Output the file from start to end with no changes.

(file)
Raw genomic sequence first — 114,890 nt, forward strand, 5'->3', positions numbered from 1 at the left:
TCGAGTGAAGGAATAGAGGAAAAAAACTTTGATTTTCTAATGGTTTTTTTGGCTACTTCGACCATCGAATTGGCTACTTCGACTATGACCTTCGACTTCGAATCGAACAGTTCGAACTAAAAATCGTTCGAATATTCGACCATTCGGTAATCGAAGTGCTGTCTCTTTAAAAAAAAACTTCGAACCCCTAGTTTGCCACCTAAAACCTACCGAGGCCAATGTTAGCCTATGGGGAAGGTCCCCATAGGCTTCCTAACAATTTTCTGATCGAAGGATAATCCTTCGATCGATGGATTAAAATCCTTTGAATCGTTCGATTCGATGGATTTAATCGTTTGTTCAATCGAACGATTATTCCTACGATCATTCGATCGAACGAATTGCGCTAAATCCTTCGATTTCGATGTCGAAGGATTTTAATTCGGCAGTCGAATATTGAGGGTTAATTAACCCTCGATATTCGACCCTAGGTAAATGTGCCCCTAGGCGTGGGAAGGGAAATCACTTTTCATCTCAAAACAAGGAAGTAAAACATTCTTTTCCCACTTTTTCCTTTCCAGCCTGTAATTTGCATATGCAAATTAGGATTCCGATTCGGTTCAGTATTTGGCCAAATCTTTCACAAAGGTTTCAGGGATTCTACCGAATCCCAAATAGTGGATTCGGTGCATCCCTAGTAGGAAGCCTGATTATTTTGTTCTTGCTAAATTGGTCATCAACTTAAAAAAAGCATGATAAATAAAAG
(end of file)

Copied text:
Raw genomic sequence first — 114,890 nt, forward strand, 5'->3', positions numbered from 1 at the left:
TCGAGTGAAGGAATAGAGGAAAAAAACTTTGATTTTCTAATGGTTTTTTTGGCTACTTCGACCATCGAATTGGCTACTTCGACTATGACCTTCGACTTCGAATCGAACAGTTCGAACTAAAAATCGTTCGAATATTCGACCATTCGGTAATCGAAGTGCTGTCTCTTTAAAAAAAAACTTCGAACCCCTAGTTTGCCACCTAAAACCTACCGAGGCCAATGTTAGCCTATGGGGAAGGTCCCCATAGGCTTCCTAACAATTTTCTGATCGAAGGATAATCCTTCGATCGATGGATTAAAATCCTTTGAATCGTTCGATTCGATGGATTTAATCGTTTGTTCAATCGAACGATTATTCCTACGATCATTCGATCGAACGAATTGCGCTAAATCCTTCGATTTCGATGTCGAAGGATTTTAATTCGGCAGTCGAATATTGAGGGTTAATTAACCCTCGATATTCGACCCTAGGTAAATGTGCCCCTAGGCGTGGGAAGGGAAATCACTTTTCATCTCAAAACAAGGAAGTAAAACATTCTTTTCCCACTTTTTCCTTTCCAGCCTGTAATTTGCATATGCAAATTAGGATTCCGATTCGGTTCAGTATTTGGCCAAATCTTTCACAAAGGTTTCAGGGATTCTACCGAATCCCAAATAGTGGATTCGGTGCATCCCTAGTAGGAAGCCTGATTATTTTGTTCTTGCTAAATTGGTCATCAACTTAAAAAAAGCATGATAAATAAAAG